As a Quixtar-affiliated Independent Business Owner, I encounter many people on the Internet with two main objections to Quixtar or MLM businesses in general.
1. The use of motivational tools as a “second source” of income, that overshadows the actual income from a Quixtar business.
2. The use of the “curiosity approach”.
Today, I want to address the curiosity approach.
For those NOT in the know, this approach is simple and was effective in it’s heyday.
In the history of MLM, some people involved were considered “door-to-door” salesmen, shysters, “down-on-their-luck” type people who got involved in MLM as a last resort.
So naturally, if a legitimate person was involved and successful, he had to overcome the initial objection to MLM.
To do this, the MLMer might ask a potential prospect to view a business presentation to see if the prospect might be interested in an opportunity.
“What opportunity?” the prospect might ask.
The MLMer may have replied, “Well, I have my own business, one of my focuses is to help others set up a similar business, and then we both profit, but it needs a thorough explanation, can we set up an appointment?”
And later, the prospect sees the presentation, sees the potential, and is told that the opportunity is an MLM company…in my case, Quixtar.
If the presentation is/was conducted successfully, the prospect joins, having any misperceptions about MLM satisfied.
That was the IDEAL curiosity approach. But, the IDEAL is at least 24 years old in my experience. I was first prospected with the “curiosity approach’ by an Amway distributor in 1981.
Nowadays, someone in MLM approaching a prospect with a vague question about “starting their own business” is not only cliche’, but annoying to most.
Stories of people being “attacked by MLMers in malls and bookstores, is an everyday occurrence on the Internet. Couple this with an influx of internet ads about “awesome” income, “no money down” and “Internet riches” and anyone can see that suspicions about a person wanting to show you “a business” is going to be met with some opposition.
So, what’s the solution?
I’ll use me as an example.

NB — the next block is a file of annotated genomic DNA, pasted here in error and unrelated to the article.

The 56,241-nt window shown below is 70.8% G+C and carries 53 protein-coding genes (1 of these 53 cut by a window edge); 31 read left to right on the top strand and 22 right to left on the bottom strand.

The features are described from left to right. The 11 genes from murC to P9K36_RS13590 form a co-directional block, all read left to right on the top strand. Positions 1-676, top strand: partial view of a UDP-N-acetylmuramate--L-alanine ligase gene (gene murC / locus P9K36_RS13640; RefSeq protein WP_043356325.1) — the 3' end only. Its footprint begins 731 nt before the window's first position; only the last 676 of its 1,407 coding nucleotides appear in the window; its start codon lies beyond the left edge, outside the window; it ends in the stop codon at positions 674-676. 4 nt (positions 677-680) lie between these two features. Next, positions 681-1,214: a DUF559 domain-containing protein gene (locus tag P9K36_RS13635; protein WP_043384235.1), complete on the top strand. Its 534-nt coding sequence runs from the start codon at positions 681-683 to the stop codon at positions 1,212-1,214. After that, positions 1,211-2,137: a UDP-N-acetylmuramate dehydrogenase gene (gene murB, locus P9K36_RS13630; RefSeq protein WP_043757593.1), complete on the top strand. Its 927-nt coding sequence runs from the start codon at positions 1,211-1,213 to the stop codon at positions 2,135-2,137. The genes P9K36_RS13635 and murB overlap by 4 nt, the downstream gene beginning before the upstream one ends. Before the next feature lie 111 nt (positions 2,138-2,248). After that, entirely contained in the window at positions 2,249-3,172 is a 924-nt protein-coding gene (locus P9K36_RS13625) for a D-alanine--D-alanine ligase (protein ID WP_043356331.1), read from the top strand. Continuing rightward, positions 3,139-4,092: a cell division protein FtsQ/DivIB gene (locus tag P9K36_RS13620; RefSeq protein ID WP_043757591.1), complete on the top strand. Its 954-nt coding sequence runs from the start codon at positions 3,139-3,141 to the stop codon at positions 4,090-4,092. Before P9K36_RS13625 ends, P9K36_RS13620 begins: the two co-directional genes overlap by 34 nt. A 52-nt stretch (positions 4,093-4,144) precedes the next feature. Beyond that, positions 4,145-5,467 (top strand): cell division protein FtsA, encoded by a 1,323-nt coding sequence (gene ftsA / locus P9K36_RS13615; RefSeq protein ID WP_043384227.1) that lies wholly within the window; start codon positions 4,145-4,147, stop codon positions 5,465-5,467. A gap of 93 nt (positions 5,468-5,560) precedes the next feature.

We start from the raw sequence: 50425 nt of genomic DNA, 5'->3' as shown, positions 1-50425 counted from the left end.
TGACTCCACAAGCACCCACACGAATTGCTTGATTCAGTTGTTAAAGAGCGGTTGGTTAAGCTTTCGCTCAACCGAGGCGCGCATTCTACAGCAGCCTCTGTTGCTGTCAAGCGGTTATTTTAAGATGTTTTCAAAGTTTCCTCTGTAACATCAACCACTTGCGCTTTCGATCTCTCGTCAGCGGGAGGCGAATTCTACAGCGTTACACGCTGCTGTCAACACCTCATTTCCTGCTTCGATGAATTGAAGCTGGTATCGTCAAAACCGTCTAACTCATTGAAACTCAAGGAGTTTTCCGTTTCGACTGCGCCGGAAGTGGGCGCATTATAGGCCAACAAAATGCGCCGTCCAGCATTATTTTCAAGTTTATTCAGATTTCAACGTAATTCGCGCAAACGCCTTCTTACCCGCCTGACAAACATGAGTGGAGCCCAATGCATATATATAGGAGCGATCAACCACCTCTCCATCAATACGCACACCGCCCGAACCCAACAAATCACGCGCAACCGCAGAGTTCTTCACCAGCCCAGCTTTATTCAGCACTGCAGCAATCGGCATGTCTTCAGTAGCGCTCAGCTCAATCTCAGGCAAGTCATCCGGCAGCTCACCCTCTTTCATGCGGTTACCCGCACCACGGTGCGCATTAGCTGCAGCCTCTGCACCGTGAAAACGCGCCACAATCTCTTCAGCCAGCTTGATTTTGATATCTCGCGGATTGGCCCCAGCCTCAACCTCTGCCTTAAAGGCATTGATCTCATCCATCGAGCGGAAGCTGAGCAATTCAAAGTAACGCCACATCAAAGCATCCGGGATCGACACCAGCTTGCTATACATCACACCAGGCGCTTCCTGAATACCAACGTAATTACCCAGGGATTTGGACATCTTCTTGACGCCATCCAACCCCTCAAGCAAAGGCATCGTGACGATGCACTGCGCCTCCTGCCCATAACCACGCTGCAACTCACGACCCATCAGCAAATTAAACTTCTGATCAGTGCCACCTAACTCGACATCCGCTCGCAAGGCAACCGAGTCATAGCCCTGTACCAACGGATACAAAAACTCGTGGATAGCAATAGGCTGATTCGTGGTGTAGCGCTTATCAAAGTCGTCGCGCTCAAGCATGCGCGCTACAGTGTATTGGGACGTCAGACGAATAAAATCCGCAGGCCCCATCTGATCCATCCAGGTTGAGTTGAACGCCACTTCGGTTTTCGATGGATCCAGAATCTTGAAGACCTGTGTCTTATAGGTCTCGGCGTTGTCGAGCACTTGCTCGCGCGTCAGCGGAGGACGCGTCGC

“Dave, what do you do for a living?”
“I’m a partner in a home renovation buiness, but I really want to be a comic. I also have a Direct Sales/Multilevel Marketing Business.
Now, if that satisfies them. Cool. They ain’t interested in what you do.
If they say, “oh really? MLM? hmmmmm, what company are you with?”
Now here’s the tricky part. Pay close attention to what I do.
I TELL THEM!
“I operate a Quixtar-affiliated Independent Business. I use virtual commnunities to build an organization of other Quixtar Independent Business Owners and we market products via websites and personal contact.”
If they say, “hmmm, that ain’t for me.” or ” really? that’s interesting…I have a hangnail that’s giving me some problems.”
Then, guess what?
THEY AIN’T INTERESTED!
Console with them about hangnails, and don’t try to sell them!
It doesn’t mean they hate you. It doesn’t mean they are a loser. It doesn’t mean they aren’t interested in you, personally.
It just means they got the answer. And they aren’t curious anymore.
If they say, “Really? Tell me, does that work for you?” or “I have heard some good things and bad things about that.”
Then, they might want to know more, and they might be willing to hear more.
Now, I’m not saying that a person being curious about your business, ANY business of yours, is not a good thing.
It’s great thing. It’s what you want.
But once they are curious, tell them.
It’s the straight-forward approach.